The teaching and learning of English in Tanzania Primary schools

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University of Dar es Salaam
This dissertation is an evaluative study about how well English is taught and learnt in primary schools of Mainland Tanzania. It examines a number of key factors such as pupils’ attitudes towards the English language, their motivation and opportunities to learn it, teachers’ competence in the subject, the appropriateness and effectiveness of teaching methods and classroom techniques, and the quality of teaching materials. The research was of four weeks duration, conducted in two primary schools (one urban, the other rural) of Mwanza Region. It was expected that the urban category would have more opportunities to learn and would therefore show better achievements in the English language. It was further expected that pupils in both types of school would generally show a low motivation to learn English due partly to the national language policy with its emphasis on the extensive use and exaltation of Kiswahili, and partly due to the assumption that they wouldn’t have much need of it after school, except for those who would go to secondary school. The findings of the study indicate that most pupils have a positive attitude towards English and are highly motivated to learn it. They however demonstrate a very low achievement in the English language due to very poor teaching to which they are subjected a factor which puts both types of school on same level of ability and competence in the language. Based on these findings, a recommendation is made that teacher quality should be improved through in service courses (for the serving teachers) and through an improved teacher training programme. Also there is an urgent need to combat teacher apathy by improving their working conditions and showing appreciation of teachers who work hard instead of treating them uniformly with the “bad lot” who don’t perform their work diligently or who do not do any work at all. A revision of the English course books is also recommended. The dissertation is divided into five chapters. Chapter 1 sets the problem of the study in a historical context for a closer examination of socio-economic factors as dictated by our colonial heritage factors whose effects continue to be felt and to affect English learning to date. It also discusses pedagogical issues such as different methods of language teaching. Chapter 2 describes the methods that were used to carry out the investigation and how data were collected. Chapter 3 gives the findings of the investigation, analyses them and discusses them briefly. Chapter 4 interprets these findings and further discusses some of their implications. Chapter 5 is a general conclusion of the study, giving some recommendations and suggestions for further investigation.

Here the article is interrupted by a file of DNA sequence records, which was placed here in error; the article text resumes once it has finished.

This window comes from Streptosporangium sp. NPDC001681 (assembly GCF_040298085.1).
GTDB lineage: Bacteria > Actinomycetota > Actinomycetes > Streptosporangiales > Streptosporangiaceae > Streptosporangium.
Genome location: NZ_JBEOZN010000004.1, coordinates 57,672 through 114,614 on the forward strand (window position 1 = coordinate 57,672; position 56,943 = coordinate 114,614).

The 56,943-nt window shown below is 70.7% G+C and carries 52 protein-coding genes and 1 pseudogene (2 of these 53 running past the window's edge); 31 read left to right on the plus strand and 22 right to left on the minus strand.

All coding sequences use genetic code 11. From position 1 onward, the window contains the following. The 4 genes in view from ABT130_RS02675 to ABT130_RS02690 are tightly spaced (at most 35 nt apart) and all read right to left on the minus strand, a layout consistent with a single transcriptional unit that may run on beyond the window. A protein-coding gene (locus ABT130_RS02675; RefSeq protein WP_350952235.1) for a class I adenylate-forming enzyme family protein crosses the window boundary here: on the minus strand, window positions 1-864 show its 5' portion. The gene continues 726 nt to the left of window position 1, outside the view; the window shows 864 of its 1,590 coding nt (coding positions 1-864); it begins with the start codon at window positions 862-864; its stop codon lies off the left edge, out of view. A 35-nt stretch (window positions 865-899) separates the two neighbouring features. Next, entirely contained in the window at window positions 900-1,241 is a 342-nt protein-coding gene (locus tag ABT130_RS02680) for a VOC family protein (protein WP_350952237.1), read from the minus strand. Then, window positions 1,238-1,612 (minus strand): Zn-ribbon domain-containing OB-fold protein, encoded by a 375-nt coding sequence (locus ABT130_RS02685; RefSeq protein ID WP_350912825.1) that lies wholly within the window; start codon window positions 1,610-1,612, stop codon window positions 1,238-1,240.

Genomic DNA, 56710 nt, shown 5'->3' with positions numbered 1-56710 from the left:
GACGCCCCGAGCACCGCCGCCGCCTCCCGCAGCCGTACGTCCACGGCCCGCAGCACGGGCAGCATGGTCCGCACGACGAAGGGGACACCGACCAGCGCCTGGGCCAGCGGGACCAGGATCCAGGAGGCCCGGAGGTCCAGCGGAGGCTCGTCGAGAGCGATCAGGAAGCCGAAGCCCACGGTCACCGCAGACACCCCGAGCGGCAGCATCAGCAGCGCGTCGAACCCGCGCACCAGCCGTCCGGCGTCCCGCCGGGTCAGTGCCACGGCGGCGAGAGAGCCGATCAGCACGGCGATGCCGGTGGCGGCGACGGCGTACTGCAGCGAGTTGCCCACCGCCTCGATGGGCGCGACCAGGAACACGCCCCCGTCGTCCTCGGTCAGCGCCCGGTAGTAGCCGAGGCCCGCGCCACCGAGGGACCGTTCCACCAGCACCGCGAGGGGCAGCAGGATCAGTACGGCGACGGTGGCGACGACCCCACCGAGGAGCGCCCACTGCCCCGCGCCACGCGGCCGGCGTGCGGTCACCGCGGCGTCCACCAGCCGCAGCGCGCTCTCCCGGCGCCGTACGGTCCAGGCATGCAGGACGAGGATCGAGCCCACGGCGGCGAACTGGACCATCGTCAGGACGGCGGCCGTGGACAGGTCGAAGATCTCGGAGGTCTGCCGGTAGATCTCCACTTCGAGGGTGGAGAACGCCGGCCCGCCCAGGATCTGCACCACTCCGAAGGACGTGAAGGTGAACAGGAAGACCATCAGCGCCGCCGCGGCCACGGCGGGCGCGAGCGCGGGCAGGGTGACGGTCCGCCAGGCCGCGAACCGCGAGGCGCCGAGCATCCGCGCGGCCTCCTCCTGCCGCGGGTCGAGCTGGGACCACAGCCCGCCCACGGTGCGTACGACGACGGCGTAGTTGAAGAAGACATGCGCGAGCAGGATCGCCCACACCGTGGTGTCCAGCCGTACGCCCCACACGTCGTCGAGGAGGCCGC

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English language, Study and teaching (Primary), Tanzania, Swahili pupils
Katigula, B.A (1976) The teaching and learning of English in Tanzania Primary schools, Masters dissertation, University of Dar es Salaam. Available at ( )